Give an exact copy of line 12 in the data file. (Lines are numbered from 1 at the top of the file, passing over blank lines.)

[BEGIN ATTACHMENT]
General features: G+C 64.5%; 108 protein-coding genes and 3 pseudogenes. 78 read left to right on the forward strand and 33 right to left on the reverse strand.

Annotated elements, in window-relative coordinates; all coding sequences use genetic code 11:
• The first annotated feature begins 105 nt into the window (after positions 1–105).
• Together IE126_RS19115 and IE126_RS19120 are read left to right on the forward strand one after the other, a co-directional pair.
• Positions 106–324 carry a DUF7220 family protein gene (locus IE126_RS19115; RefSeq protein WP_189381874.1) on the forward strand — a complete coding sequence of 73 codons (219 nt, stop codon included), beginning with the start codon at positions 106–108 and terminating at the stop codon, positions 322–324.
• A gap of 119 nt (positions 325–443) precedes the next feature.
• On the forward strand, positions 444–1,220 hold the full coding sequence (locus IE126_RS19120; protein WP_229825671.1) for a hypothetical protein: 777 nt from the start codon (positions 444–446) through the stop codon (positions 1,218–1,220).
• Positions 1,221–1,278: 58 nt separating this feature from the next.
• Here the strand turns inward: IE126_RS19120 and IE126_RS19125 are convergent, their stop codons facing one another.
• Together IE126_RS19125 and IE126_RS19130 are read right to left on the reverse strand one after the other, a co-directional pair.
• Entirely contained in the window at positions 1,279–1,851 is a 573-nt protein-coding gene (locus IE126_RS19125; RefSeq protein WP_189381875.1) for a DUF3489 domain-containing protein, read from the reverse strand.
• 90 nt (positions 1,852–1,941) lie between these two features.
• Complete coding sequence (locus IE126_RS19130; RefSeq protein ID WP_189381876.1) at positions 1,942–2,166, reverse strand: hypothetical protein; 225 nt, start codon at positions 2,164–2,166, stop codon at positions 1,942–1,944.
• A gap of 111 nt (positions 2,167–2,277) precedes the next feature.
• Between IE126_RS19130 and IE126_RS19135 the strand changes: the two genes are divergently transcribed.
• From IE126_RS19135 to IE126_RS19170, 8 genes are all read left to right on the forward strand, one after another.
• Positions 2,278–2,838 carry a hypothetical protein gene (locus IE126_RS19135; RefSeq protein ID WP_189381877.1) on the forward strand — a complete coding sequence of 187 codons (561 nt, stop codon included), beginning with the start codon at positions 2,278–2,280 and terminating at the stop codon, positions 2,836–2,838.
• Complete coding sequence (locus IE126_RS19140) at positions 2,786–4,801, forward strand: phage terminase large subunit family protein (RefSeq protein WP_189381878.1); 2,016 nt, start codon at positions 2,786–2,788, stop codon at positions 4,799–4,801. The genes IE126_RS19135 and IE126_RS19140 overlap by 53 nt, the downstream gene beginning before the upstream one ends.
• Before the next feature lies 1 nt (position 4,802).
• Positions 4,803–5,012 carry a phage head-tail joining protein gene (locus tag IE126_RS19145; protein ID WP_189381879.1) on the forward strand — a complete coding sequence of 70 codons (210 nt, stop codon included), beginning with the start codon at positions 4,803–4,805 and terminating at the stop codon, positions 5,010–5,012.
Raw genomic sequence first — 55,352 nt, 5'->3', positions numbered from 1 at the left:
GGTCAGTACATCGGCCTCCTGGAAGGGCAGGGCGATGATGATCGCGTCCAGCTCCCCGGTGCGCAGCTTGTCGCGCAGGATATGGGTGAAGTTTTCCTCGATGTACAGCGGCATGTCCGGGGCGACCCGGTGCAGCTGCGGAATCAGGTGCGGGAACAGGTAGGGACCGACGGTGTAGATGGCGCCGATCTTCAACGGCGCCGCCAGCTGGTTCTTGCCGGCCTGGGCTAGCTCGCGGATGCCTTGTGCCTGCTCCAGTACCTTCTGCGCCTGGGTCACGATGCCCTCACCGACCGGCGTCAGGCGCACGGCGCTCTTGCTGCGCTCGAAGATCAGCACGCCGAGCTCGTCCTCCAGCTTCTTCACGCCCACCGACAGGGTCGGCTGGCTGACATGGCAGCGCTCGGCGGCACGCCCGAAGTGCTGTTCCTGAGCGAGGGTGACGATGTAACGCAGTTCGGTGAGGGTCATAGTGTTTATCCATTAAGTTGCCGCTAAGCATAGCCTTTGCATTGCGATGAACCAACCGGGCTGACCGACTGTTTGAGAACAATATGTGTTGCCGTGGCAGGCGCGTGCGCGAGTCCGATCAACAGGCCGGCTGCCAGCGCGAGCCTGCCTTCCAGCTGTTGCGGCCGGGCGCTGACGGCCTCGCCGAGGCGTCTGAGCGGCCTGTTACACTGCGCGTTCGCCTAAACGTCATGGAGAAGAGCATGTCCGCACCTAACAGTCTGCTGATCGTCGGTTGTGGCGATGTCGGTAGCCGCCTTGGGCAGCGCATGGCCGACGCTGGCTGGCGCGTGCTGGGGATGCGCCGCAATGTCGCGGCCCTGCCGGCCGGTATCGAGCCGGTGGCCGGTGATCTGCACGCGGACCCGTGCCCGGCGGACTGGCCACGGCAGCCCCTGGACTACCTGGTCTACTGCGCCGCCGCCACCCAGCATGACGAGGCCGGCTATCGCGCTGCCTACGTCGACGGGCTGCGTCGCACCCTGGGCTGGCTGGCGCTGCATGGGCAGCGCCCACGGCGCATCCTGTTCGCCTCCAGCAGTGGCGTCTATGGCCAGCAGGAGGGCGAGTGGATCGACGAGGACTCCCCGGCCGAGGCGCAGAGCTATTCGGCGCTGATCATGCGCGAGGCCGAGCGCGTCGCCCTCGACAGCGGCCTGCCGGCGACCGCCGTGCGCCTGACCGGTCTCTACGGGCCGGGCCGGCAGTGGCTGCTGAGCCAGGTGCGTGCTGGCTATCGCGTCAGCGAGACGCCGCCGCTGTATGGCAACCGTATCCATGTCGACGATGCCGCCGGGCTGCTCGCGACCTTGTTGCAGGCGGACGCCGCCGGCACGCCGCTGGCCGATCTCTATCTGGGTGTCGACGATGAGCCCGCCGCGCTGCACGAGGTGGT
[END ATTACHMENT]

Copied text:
• 90 nt (positions 1,852–1,941) lie between these two features.